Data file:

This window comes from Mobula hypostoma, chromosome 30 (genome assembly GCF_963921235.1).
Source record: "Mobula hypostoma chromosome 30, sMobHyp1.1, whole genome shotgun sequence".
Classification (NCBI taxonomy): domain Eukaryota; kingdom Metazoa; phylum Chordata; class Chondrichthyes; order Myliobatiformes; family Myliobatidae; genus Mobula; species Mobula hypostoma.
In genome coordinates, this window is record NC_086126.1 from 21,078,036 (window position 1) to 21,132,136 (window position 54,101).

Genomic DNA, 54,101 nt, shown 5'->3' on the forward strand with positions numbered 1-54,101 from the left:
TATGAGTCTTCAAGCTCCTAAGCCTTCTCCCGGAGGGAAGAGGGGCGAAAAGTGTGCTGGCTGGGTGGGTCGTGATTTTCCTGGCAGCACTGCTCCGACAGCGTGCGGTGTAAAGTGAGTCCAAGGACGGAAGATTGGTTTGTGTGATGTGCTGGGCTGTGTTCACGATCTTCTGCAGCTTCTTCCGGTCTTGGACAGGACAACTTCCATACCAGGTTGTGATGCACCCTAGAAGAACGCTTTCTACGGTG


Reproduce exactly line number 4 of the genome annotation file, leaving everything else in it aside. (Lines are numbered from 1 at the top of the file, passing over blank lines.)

In genome coordinates, this window is record NC_086126.1 from 21,078,036 (window position 1) to 21,132,136 (window position 54,101).